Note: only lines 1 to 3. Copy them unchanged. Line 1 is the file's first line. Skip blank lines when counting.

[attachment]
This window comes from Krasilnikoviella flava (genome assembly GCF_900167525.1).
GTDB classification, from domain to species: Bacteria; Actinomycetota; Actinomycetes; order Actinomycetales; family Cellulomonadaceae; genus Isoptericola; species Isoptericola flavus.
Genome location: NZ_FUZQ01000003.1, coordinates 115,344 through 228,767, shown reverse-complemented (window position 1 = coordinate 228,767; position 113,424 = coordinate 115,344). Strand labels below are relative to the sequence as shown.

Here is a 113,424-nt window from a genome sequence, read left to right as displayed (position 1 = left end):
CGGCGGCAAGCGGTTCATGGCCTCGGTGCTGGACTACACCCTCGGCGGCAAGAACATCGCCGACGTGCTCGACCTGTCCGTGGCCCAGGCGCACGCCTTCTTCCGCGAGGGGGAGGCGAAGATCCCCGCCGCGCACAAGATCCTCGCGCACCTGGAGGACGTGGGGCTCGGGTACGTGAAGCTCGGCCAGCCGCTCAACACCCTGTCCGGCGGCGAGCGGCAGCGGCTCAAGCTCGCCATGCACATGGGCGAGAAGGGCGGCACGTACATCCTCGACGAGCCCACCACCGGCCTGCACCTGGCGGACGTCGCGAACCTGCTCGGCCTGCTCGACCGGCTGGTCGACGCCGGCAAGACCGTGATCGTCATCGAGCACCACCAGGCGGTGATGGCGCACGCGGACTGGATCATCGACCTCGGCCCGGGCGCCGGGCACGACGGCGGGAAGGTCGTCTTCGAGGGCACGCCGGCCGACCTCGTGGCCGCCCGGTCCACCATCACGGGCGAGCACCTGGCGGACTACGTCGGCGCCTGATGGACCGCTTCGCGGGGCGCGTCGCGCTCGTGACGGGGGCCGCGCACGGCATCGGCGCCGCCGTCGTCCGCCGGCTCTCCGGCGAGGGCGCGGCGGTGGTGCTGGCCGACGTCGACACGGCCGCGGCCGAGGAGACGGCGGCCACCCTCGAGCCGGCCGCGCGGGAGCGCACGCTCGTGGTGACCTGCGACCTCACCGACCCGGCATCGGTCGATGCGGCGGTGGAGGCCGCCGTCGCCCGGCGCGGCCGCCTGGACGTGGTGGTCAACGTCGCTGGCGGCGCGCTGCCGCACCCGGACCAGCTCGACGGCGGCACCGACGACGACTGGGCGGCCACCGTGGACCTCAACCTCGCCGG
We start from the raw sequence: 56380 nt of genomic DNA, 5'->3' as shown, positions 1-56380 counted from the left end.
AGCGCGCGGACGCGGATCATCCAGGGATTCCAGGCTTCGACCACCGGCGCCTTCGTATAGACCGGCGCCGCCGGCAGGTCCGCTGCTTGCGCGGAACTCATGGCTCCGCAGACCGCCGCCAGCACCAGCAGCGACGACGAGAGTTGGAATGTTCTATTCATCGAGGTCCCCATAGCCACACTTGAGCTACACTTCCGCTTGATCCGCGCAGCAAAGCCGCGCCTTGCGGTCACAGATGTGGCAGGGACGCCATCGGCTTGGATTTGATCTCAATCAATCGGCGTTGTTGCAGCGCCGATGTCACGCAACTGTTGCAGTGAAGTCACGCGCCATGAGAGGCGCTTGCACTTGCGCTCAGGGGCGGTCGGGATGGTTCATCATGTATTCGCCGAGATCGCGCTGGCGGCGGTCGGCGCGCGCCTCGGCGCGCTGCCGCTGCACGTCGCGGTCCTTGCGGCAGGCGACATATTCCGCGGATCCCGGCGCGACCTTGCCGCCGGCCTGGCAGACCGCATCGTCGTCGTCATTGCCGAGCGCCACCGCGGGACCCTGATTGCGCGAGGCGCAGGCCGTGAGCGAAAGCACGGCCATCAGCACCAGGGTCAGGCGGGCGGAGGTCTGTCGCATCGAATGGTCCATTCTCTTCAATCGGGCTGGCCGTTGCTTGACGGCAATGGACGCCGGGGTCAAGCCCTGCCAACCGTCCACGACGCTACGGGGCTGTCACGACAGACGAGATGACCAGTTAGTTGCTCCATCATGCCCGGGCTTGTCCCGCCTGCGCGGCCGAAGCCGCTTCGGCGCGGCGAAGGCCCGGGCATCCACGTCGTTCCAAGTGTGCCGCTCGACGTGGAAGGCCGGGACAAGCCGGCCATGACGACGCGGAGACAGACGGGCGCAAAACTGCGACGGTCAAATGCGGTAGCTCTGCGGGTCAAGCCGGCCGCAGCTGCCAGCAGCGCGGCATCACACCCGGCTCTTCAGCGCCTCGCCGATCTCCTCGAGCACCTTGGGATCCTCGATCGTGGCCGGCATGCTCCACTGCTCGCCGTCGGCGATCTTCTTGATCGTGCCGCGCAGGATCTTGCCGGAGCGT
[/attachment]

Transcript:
This window comes from Krasilnikoviella flava (genome assembly GCF_900167525.1).
GTDB classification, from domain to species: Bacteria; Actinomycetota; Actinomycetes; order Actinomycetales; family Cellulomonadaceae; genus Isoptericola; species Isoptericola flavus.
Genome location: NZ_FUZQ01000003.1, coordinates 115,344 through 228,767, shown reverse-complemented (window position 1 = coordinate 228,767; position 113,424 = coordinate 115,344). Strand labels below are relative to the sequence as shown.